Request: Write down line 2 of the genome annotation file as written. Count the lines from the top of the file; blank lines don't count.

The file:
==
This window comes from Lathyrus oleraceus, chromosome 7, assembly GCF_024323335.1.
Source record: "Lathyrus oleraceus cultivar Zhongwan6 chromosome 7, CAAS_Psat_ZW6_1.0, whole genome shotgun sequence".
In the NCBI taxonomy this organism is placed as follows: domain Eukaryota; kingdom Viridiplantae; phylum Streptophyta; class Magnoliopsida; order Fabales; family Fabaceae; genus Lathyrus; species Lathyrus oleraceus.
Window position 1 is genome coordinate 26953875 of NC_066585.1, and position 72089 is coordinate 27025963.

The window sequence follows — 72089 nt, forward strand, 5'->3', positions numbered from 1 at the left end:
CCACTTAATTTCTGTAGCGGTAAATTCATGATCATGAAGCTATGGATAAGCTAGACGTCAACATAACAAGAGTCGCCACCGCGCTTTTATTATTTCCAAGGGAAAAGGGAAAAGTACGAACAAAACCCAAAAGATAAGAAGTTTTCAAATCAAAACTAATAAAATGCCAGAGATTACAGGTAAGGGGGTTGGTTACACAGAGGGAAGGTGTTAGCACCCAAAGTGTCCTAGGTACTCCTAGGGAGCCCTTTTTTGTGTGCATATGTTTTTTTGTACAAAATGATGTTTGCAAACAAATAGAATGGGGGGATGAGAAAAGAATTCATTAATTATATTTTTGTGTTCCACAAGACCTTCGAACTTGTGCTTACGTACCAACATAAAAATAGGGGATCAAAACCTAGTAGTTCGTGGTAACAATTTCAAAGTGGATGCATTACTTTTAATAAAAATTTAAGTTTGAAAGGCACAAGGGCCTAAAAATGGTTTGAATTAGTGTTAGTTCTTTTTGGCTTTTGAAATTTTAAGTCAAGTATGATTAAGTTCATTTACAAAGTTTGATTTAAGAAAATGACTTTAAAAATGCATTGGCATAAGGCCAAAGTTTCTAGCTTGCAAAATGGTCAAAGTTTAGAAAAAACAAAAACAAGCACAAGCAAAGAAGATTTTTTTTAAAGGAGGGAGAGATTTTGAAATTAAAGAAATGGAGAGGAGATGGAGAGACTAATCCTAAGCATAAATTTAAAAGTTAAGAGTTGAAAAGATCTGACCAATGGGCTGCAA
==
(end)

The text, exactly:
Source record: "Lathyrus oleraceus cultivar Zhongwan6 chromosome 7, CAAS_Psat_ZW6_1.0, whole genome shotgun sequence".